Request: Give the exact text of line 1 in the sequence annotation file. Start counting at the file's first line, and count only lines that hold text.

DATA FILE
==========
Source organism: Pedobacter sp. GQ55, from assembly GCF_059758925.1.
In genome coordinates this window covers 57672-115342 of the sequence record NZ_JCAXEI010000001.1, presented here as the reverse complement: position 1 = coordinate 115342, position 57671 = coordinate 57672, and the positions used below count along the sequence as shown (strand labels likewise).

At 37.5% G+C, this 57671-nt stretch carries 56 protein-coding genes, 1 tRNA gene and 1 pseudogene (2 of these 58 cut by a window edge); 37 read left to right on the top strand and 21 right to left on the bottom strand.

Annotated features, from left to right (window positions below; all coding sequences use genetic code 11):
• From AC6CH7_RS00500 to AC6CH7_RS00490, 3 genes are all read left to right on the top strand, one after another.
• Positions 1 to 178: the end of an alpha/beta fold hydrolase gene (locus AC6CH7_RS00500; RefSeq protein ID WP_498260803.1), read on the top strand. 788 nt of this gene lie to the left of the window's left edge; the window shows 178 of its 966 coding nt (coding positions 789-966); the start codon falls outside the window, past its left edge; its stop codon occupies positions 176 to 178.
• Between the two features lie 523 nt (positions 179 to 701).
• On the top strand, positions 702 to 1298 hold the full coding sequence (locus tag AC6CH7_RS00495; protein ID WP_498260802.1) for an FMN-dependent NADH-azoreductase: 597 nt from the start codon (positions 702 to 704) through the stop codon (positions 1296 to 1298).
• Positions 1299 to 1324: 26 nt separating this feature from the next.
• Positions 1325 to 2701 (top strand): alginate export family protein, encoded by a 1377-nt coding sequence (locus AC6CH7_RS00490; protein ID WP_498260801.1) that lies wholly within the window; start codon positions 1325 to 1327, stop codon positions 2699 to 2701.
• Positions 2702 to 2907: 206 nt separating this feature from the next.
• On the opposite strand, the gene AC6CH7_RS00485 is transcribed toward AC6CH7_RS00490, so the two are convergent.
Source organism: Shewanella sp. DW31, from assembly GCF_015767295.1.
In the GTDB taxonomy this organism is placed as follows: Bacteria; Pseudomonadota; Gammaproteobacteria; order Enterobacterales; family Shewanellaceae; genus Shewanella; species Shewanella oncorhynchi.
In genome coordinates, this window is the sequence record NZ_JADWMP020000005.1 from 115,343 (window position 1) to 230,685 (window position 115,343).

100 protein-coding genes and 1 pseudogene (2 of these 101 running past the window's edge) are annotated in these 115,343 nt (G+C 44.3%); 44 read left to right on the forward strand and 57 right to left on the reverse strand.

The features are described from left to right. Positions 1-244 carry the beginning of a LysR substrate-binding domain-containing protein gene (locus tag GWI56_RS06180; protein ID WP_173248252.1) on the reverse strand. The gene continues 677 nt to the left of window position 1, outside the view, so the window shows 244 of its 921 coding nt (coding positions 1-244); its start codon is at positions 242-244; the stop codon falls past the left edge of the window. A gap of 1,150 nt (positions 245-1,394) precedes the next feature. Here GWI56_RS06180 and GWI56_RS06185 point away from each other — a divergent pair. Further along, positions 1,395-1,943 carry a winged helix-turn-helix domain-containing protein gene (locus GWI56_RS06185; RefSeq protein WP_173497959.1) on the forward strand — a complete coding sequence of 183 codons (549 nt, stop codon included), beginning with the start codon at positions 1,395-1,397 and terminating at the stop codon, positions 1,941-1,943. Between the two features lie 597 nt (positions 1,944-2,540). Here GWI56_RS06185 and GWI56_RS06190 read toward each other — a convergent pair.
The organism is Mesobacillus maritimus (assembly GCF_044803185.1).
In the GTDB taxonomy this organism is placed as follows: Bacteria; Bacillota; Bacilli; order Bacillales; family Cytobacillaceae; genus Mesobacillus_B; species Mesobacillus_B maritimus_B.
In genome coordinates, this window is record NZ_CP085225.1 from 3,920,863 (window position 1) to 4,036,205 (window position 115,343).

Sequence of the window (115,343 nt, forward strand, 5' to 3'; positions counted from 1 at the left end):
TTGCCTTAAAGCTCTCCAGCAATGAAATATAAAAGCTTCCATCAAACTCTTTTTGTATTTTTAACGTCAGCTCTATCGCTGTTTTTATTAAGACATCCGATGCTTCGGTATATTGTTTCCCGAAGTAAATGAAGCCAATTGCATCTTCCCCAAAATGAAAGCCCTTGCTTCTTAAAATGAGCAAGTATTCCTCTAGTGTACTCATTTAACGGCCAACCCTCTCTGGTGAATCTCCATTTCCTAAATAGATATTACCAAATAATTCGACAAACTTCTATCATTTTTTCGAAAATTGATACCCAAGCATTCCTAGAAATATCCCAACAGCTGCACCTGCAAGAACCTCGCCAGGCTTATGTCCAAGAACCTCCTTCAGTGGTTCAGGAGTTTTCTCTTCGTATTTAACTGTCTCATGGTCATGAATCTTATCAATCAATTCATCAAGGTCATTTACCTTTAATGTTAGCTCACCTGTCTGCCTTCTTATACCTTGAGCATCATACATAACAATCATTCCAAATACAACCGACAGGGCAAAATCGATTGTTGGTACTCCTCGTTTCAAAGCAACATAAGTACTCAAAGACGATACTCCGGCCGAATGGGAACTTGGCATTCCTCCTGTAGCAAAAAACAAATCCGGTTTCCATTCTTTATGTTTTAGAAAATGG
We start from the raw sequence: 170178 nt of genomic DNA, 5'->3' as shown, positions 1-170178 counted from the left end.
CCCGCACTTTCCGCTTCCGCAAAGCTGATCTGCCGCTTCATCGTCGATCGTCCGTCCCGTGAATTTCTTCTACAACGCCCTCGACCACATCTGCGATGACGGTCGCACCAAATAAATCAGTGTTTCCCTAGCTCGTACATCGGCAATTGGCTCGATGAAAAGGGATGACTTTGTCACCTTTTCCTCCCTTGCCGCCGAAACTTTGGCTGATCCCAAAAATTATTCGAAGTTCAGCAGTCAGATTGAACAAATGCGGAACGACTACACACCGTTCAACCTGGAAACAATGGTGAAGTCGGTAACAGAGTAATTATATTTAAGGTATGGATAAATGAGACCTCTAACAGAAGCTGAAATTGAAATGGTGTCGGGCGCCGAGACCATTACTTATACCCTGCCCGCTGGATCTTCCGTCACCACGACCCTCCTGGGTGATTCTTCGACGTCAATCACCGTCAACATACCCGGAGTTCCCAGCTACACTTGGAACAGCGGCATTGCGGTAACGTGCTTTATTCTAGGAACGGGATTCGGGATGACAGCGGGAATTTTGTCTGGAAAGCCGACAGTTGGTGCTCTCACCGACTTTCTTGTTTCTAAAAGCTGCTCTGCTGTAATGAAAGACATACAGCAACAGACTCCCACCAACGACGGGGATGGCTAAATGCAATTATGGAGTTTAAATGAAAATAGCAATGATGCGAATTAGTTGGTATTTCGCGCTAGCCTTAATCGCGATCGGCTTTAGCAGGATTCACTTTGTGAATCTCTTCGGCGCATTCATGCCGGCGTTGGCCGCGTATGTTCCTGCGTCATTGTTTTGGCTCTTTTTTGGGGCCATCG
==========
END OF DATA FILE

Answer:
Source organism: Pedobacter sp. GQ55, from assembly GCF_059758925.1.